I'm very interested in going a more natural route. I want my girls (and boys) to be as healthy as possible - and I definitely don't want to have to keep treating them with medicines if I can avoid it.
Presently I have 14 chickens of varying ages from 10 weeks to just over a year. I have a 5'x10' raised coop for night time with a 15' x 10' secure run around it that I hardly ever use. There is an additional less secure 50' x 25' run that I rarely keep them penned in. I prefer to let them roam about the 1 acre yard and find what they please to eat/do. I feed the older ones Layena Crumbles & oyster shell in containers that they have access to at all times. The younger ones had Chick Starter when they were very young and then were switched to Flock Raiser at 8 weeks of age. I've noticed that the older girls’ feathers are looking a little ratty lately and my oldest is going through a severe molt right now. I've also noticed 5 of my 8 layers have what I call "dirty butts" - and they have a white creamy substance that comes on their eggs from time to time. I'm thinking it is gleet - and I've ordered the Nustock for treating it. I've put the Apple Cider Vinegar (ACV) in their waterer - but the kind I have doesn't have The Mother (live cultures) - so I will get some of that soon. I have a manure box with roost overhead and the box is filled with Sweet PDZ which makes it easy to scoop daily. I do a modified deep litter on the floor - in that I use pine shavings and keep it stirred - adding more shavings until it builds up and spring comes. Then I clean it all out and start again.
The only really bad incident so far was that over the summer maybe one or two of my girls had roundworms in their manure. I treated the flock with Valbazen because I didn't know what else to do to help them and that was the advice. Should I have done something different to treat them after finding the worms? I guess I don't really understand why they would suddenly get worms - unless the worms have been multiplying over time and this was just the first time I was able to see them. Would having a FF (fermented feed) diet help reduce their chances of getting worms?
I've ordered the following that will hopefully get here soon - Nustock and Bragg ACV. My goal is to start feeding FF once I get the Bragg and to treat the girls with Nustock for what may be gleet. I think I'll start doing FF with the layer feed for the layers and the Flock Raiser for the littles. Should I slowly add or change things or just go to it right away?
I'd change from doing a modified deep litter into doing a true deep litter, do away with the manure box and let those droppings fall so they may start developing a good deep litter system for you. This will help with worm ova that are shed and keep them from being recycled, as the beneficial bugs in the deep litter prey upon parasite larvae.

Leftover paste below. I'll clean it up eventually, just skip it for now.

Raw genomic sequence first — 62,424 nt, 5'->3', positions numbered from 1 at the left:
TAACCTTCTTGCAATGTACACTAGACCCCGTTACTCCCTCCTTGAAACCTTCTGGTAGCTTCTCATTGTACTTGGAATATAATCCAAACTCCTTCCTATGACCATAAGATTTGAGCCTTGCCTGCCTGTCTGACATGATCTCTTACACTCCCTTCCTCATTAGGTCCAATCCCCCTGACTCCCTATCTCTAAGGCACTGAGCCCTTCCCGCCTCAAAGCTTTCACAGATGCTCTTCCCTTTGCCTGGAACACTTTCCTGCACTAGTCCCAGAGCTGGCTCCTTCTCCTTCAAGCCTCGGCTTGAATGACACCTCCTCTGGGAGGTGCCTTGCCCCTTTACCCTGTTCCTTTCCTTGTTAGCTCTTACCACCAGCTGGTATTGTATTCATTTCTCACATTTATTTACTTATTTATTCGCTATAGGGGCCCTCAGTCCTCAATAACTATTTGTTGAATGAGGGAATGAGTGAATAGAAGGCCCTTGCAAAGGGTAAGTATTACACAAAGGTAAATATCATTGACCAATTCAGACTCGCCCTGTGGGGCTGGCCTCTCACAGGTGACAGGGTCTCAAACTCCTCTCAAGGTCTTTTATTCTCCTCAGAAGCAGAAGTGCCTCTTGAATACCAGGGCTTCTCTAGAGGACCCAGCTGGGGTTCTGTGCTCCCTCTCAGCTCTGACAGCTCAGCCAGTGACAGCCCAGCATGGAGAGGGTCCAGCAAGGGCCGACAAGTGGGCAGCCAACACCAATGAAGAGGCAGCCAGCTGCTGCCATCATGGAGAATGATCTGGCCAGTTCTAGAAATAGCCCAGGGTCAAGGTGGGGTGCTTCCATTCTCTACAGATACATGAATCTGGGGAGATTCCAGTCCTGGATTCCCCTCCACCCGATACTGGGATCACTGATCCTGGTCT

I wouldn't use a commercial dewormer as I believe all it does is let the strong worms survive. Those that survive the chemical will only reproduce to make more worms that are able to withstand the chemical. This requires that you keep switching your chemicals around and eventually you have naturally selected a super worm to live in your chickens that can survive any chemical preparation that you throw at it.
I'd use garlic, pumpkin seeds, soap... all things that worms do not build up a resistance or tolerance to. I'd start FF... it does indeed cultivate a bowel environment that is not conducive to worm growth and reproduction.
If the soils in your runs and pens are barren, I'd recondition those soils, even though you don't use them often, the chickens are still on them when they live.
I wouldn't add things slowly... I'd start the FF as soon as you can, the ACV in the water, I'd see about getting some pumpkin seeds for them... should be easy this time of year. If they don't want to eat them, dry them and grind them up and put it in the feed. Garlic is easy... garlic powder sprinkled on the feed.
If you use soap in the water for worms, I use Shaklee's soap... it's all natural and made of soy plant proteins and it only requires the tiniest drop, as it is concentrated to the max. If you think it isn't safe for animals, Joel Salatin uses it exclusively for all this animals, I've used it for mine a time or two when I got cows that needed reconditioning from an outside source... and I've even ingested it myself before I gave some to the animals. They used to use Shaklee's to fatten turkey and cattle over in Europe and using it to wash things was secondary.
Dawn dish washing liquid works the same if you want to go that route. Actually, any soap works the same...my grandma used lye soap in her dishwater and gave that to the hogs and chickens.
My granny used to feed her pigs and chickens her dish water... which had lye soap in it. She said it made them healthier but I doubt she knew just why. The soap acts as a surfactant to internal parasites, dissolving the protective coating of oil on their skins and allowing the gastric juices to kill them. I wish I could show you pictures of a cow that had Shaklee's and ACV for reconditioning at my place that would blow your mind. You wouldn't believe it was the same cow and in such a short amount of time!
Good luck and happy chicken keeping –